The concept was created by the same researchers who started wethedata.org to address grand societal data challenges using open source data. These four topics have often been discussed on VerySpatial in regards to geospatial technologies and neogeography including digital access, digital literacy, digital trust, and openness. However, despite the fact that generally over 75% of local data is geospatial and their specific data is very location heavy, the Civic Hackers identified are engineers, technologists, civil servants, designers, artists…. but no geographers, neogeographers, geospatial analysts, or GIS is mentioned. Maybe everyone from the GIS community should get involved so that next year we all get a shout out.
The Guardian article, “The Great Garden Worm Count Finds Our Underground Allies are Thriving” discusses the role of citizen scientists in earth worm research. According to the article, “The discovery was made thanks to a series of projects carried out by the Open Air Laboratories (OPAL) project and has involved more than 40,000 teams of school pupils and homeowners digging up worms and counting them.” As part of their mission, OPAL has worked with a diverse group of citizen scientists to encourage the public to become engaged with their local natural environment. David Jones, the earthworm scientist from the Natural History Museum who designed the survey, explained how he uses the data the citizen scientists collect for the 2012 worm count. It provides a good overview of the interaction of the public and scientists working together to address interesting and overlapping concerns.
Other organizations around the world, such as the Great Lakes Worm Watch, collaborate with the public to do earth worm sampling. The hands-on sampling methods they describe will be familiar to many biologists, gardeners,fisherman, and little kids. For example, the flip and strip is used to determine the density of earthworms on an area basis and involves flipping rocks and logs, while the hand sample involves digging up a shovel full of soil and hand sifting it to count and identify earth worms.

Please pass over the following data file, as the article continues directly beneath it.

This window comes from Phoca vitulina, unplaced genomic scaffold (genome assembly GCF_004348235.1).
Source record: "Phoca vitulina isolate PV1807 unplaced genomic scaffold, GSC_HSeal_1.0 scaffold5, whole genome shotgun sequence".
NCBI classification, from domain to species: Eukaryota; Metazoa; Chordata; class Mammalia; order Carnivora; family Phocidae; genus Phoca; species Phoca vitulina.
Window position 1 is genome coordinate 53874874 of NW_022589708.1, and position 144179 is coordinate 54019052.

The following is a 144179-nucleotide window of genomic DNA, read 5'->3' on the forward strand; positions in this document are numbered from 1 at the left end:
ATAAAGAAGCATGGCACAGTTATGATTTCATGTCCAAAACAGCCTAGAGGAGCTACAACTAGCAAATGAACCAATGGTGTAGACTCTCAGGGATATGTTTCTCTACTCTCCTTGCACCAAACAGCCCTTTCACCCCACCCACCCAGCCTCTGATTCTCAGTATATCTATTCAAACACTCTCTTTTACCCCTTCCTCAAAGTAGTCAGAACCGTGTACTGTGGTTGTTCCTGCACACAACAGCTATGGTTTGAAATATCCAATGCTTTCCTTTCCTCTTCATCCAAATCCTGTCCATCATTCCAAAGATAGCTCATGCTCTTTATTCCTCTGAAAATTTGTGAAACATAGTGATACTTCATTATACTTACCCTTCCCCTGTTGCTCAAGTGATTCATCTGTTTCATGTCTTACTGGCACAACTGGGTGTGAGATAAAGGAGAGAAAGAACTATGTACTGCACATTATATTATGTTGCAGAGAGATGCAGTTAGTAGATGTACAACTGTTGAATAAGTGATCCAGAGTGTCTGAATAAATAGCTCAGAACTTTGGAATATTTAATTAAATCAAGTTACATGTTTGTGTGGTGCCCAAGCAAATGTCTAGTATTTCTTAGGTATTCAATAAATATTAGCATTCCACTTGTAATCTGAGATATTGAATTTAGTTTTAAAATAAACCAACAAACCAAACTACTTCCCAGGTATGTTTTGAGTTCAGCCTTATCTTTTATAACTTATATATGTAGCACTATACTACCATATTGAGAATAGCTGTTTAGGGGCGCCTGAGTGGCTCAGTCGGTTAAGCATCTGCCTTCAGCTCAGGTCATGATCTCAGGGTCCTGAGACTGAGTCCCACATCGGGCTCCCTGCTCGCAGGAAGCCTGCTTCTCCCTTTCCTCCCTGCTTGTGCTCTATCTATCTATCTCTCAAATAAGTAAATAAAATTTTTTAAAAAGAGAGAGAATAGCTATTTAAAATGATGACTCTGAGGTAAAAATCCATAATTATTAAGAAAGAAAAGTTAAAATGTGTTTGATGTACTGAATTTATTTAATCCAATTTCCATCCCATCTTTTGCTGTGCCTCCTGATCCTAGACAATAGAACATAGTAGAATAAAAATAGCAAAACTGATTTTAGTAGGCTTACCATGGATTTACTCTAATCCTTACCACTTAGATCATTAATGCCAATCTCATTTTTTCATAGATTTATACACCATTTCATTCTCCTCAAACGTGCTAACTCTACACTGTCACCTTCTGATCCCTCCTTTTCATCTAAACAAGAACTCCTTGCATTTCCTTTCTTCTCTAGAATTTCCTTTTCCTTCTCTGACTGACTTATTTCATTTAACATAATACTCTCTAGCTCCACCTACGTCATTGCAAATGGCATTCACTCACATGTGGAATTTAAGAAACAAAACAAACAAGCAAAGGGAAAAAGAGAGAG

Both the OPAL and Great Lakes Worm Watch come up in a project search using the scistarter: science we can do together science site which allows scientists to post collaborative projects and for interested individuals, groups, and educators to participate in projects.
The National Endowment for the Humanities and SUNY Cortland is accepting applications for two one week workshops at the Great Camps of the Adirondacks exploring the Gilded Age of America and it’s wilderness called “Forever Wild” Workshop. According to their website, it is open to a diverse group of interdisciplinary and mixed grade level educators from teachers, librarians at any type of school, including home schooling parents. Applications are due by March 4, 2013. Attendees will be some of the first educators to also have the opportunity to visit Great Camps Sagamore and Uncas. SUNY at Cortland owns Camp Huntington, where the workshop will take place.
The schedule for the week includes topic areas that are geography or geospatial related. This includes discussions of urban versus rural landscapes, a seaplane ride of the Adirondack’s geography, and explorations of how industrialists used their space. There are also opportunities to integrate geospatial technologies into a group digital stories teaching project and other project development. Although it isn’t specifically stated on the website, educators and librarians with a geography background would be a great addition to the group participants at the workshop.